MISSISSIPPI STATE – A fertilizer commonly used in Mississippi is the target of thefts and criminal abuse, prompting federal regulators to consider more carefully controlling this chemical’s distribution and producers to look for alternatives to avoid the hassle.

Ammonium nitrate is sold in granular form as an efficient source of nitrogen fertilizer. It is often used for pasture systems and hay production but also has other crop uses. It is desirable because the nitrogen comes in a form readily taken up by plants but not readily lost to the atmosphere.

Wei Zhai, assistant Mississippi State University Extension poultry science professor, uses a multi-egg injector machine to inject eggs with carbohydrates. (Photo by Kat Lawrence)
September 8, 2011 - Filed Under: Agriculture, Poultry

By Karen Templeton
MSU Ag Communications

MISSISSIPPI STATE – Mississippi State University researchers are investigating ways to improve the nutrition and growth of the state’s most profitable bird.

September 8, 2011 - Filed Under: Technology

Using advanced search techniques can reduce the amount of time spent “surfing the web” for the perfect resource.

In addition to word or phrase searches, most search engines, such as Yahoo, Google and Bing, have search bars that will limit searches to images, video or shopping.

Courtesy of the U.S. Department of Agriculture
September 8, 2011 - Filed Under: Food and Health, Nutrition

MISSISSIPPI STATE – The U.S. Department of Agriculture introduced a new, user-friendly icon designed to make healthy eating easier.

MyPlate, the new graphic, depicts a round plate divided into four colored sections, labeled fruits, vegetables, grains and protein. A circle, labeled dairy, represents a glass of milk. The icon is part of the education campaign for the latest Dietary Guidelines for Americans.

A sharp shovel can be used to divide some perennials, such as this daylily clump being split in half. (Photo by Gary Bachman)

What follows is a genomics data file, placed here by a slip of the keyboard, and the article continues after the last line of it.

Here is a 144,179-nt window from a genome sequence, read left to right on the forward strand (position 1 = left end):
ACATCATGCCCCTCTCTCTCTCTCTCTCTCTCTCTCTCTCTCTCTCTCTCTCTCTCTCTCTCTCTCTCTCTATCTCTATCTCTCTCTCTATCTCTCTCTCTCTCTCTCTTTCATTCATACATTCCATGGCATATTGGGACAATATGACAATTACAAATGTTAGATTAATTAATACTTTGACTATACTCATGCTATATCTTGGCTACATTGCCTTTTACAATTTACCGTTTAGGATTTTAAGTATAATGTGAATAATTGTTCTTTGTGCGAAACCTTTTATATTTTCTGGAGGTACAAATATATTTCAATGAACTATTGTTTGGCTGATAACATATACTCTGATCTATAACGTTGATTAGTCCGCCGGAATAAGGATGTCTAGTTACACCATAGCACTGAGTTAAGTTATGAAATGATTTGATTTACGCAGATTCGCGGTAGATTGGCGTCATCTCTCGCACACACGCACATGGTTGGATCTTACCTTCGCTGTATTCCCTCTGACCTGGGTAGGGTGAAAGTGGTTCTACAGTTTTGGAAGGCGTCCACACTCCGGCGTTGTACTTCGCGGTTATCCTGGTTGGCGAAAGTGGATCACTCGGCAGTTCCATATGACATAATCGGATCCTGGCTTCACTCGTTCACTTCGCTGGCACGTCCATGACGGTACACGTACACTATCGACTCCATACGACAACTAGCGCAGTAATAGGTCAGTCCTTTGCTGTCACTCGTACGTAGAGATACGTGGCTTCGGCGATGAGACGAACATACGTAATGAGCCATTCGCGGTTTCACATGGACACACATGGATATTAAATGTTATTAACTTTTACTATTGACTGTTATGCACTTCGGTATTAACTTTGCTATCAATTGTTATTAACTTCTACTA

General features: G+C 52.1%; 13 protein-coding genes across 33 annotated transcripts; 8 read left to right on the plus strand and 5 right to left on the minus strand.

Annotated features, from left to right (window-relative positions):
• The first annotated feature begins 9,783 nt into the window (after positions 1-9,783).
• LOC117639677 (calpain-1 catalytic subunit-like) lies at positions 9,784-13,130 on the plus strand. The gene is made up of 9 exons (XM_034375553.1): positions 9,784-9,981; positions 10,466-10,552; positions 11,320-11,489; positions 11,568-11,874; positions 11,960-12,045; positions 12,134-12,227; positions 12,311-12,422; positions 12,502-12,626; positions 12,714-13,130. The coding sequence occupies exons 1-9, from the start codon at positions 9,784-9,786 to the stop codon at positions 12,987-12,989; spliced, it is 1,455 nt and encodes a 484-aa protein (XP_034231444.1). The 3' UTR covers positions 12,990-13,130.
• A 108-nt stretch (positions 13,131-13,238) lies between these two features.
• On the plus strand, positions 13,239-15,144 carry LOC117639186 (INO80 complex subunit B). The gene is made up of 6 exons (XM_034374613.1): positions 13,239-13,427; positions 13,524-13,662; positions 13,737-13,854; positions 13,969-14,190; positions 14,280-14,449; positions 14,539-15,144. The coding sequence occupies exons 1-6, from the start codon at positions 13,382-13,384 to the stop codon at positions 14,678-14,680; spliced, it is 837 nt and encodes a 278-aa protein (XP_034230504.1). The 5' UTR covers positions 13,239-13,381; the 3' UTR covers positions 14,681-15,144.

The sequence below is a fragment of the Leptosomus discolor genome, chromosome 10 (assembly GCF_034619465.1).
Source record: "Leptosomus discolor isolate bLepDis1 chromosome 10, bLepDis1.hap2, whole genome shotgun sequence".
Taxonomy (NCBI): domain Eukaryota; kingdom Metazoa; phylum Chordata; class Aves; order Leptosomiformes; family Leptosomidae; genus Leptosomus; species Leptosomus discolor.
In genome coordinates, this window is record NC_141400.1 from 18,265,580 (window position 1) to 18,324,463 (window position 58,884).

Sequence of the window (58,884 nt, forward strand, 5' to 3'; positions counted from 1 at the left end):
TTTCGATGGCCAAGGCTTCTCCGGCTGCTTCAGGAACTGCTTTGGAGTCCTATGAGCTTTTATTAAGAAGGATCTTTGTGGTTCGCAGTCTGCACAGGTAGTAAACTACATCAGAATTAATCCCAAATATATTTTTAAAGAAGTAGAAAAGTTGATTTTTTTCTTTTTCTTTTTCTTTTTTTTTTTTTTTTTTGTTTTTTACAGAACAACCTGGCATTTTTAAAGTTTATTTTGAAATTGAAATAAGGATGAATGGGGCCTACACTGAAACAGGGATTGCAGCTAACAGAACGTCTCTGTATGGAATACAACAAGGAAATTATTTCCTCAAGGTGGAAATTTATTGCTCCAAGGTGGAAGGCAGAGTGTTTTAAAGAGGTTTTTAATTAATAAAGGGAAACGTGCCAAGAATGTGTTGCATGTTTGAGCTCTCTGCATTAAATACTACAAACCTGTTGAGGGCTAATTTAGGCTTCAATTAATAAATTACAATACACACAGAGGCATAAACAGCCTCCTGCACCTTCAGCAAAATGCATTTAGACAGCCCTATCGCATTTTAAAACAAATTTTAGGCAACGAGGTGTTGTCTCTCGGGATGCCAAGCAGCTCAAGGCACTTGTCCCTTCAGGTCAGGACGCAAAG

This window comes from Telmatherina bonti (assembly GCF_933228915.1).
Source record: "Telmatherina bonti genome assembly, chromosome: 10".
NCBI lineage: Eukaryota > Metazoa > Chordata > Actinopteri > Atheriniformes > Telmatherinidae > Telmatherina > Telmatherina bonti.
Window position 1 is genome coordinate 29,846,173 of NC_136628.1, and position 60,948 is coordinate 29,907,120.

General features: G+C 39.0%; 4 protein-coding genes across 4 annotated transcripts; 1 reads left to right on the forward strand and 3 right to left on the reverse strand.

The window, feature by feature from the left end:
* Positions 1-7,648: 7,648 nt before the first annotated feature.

September 7, 2011 - Filed Under: Lawn and Garden, Flower Gardens

You don’t have to be a gardener for long before you come across a situation that calls for some garden “surgery” called division. Division is cutting the plant into smaller pieces and replanting.

You see the need for division when you notice a perennial plant no longer looking good. Maybe it hasn't been flowering prolifically, the leaves are getting smaller or the center is opening up. You decide to divide the plant to remedy the situation. Dividing perennial plants is a great way to rejuvenate some of our ornamental garden treasures.

September 2, 2011 - Filed Under: Agriculture, Crops, Cotton

MISSISSIPPI STATE -- Mississippi’s cotton has overcome one hurdle after another all season, and fall weather is all that stands between respectable yields and the finish line.

Darrin Dodds, cotton specialist with Mississippi State University’s Extension Service, said “challenging” is the one word that sums up the 2011 cotton crop.

Jacquelyn Deeds
September 1, 2011 - Filed Under: Agriculture, Community

MISSISSIPPI STATE – Jacquelyn Deeds, agricultural information and education professor at Mississippi State University, was elected senior fellow of the American Association of Agricultural Education at the organization’s recent annual meeting.

Johnie Jenkins, a U.S. Department of Agriculture researcher, discussed ongoing Mississippi State University and USDA research with cotton researchers and breeders touring facilities in the mid-South. (Photo by Scott Corey)
September 1, 2011 - Filed Under: Agriculture, Crops, Cotton

MISSISSIPPI STATE – More than 120 cotton breeders from around the world spent Tuesday examining cotton research being conducted at two Mississippi State University facilities.

The group was part of the four-day Cotton Breeders’ Tour. The scientists visited university and industry locations in Arkansas, Mississippi and Louisiana on this year’s trip. Tours are sponsored by Cotton Inc., and are held every other year, rotating through each of the nation’s five cotton-growing regions.

September 1, 2011 - Filed Under: Technology

The Internet can be a useful tool for finding information, but it takes a true cyber-sleuth to distinguish between fact and fiction.

Internet Explorer and Mozilla Firefox are just two of the Internet browsers that can act as gateways to search engines, such as Google, Yahoo, Bing and Ask, which are used to find information on the Internet.

September 1, 2011 - Filed Under: Family, Food and Health

MISSISSIPPI STATE – Increased childhood peanut allergies in America have turned many school cafeterias into no-peanut zones, but kids do not have to give up tasty and healthy foods while keeping their allergic classmates safe.

Katie Dwarf ruellia, a Mexican petunia perfect for containers, is paired with Henna sun coleus. (Photo by Gary Bachman)
August 30, 2011 - Filed Under: Lawn and Garden, Flower Gardens

A couple of years ago, I received a call in late summer from a new gardener asking about a plant he had seen at a local golf course. I was interested because he described it as a blue azalea. I visited the golf course and toured until I found the plant. It wasn’t a blue azalea after all, but the familiar Mexican petunia.